- Parenting is a life-long learning process
and no one ("experts" included) has all the answers. Hitting on the right solution or parenting strategy is a matter of trial
and "error." And even when you do all the "right" things, your child may not respond the way you think she should. It often
seems that by the time you figure out a good way to handle something, you're on to yet another challenge.
- Everyone makes "mistakes." Every parent
has ups and downs and no parent gets it all "right." Fortunately, most children are quite flexible and bounce back quickly.
The challenge for parents isn't to do things perfectly. Rather, it is to see your mistakes as opportunities to learn about
yourself and your child. Over time, you'll discover what works and what doesn't.
- Parenting can be very stressful. Learning
to recognize when you are about to reach your boiling point, and developing strategies to step away from your child before
you boil over is critical. This may mean putting an inconsolable child somewhere safe, like a crib, and taking a brief time-out.
- All parents need support. The fact that
we need support is not a sign of inadequacy. It just means that parenting is too hard a job for any one person to do alone.
Knowing when to ask for support, and giving yourself permission to ask for it, doesn't come easy to many parents. It might
mean asking a partner, or trusted friend or neighbor to watch the baby while you take a well-deserved break. It might mean
taking a walk to visit a friend, or getting a reliable and competent sitter or relative to come over and "share the care."
Another option is calling or visiting a parent support center. And remind yourself that, in fact, babies benefit from building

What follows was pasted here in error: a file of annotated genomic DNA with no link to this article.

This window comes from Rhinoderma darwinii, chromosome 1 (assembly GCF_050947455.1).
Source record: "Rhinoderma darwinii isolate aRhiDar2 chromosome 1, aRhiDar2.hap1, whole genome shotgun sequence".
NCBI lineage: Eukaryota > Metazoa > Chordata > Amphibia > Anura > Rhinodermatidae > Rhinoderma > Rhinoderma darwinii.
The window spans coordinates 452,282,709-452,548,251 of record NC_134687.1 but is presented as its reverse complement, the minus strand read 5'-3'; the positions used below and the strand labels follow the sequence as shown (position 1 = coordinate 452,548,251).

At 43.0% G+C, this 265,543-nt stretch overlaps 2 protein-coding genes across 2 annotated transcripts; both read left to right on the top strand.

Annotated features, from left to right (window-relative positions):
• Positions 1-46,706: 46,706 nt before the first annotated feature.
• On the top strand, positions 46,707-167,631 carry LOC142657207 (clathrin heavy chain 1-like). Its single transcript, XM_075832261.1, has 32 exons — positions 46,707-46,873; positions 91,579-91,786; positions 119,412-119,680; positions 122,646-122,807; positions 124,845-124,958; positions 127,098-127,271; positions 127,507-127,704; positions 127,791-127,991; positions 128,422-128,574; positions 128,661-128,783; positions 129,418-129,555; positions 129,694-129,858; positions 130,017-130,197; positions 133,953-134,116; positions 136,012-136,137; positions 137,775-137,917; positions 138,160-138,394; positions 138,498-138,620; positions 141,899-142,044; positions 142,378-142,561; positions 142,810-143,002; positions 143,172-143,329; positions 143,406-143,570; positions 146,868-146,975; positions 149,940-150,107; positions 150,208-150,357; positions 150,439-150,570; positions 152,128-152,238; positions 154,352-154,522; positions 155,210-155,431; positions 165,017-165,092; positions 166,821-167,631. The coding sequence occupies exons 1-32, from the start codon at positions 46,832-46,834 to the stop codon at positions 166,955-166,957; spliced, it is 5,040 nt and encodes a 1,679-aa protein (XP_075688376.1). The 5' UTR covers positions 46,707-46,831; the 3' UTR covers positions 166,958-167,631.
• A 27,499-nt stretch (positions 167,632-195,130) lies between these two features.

relationships with other people they can trust to care for them.
- Take care of yourself and your important
relationships. Taking care of both your needs and the needs of your child is a difficult balancing act. Most parents are inclined
to let their own needs slide as they attempt to do everything and be everything for their children. But the truth is that
taking care of yourself-physically, emotionally and spiritually-as well as the important relationships in your life with your
partner, friends and family is crucial for the healthy development of your child. Why? For starters, because your child will
grow up with a parent who models the importance of loving relationships. Beyond that, the important relationships in your
life make you feel good. And when you feel good, you have more energy for your child, which makes him feel good about himself.
- Your feelings
matter. Being a parent can bring the highest of highs and the lowest of lows. One minute it seems you are deeply in love with
your precious child as she gives you an ear-to-ear smile. The next you are frustrated and despairing as you find yourself
confronted with a full-blown tantrum after telling your two-year-old, "No, you can't have a lollipop for dinner." There is
no right or wrong way to feel. What is important is that you recognize and accept how you are feeling. When you know what
you feel and why, you have more control over your reactions and can choose how to best respond. (Zero to Three, "Learning
and Growing Together: Understanding and Supporting Your Child's Development," by Claire Lerner and Amy Laura Dombro.
You may also want to try calling
a toll-free hotline for support, advice and referrals:
National Parenting Information
Help USA: 1-800-422-4453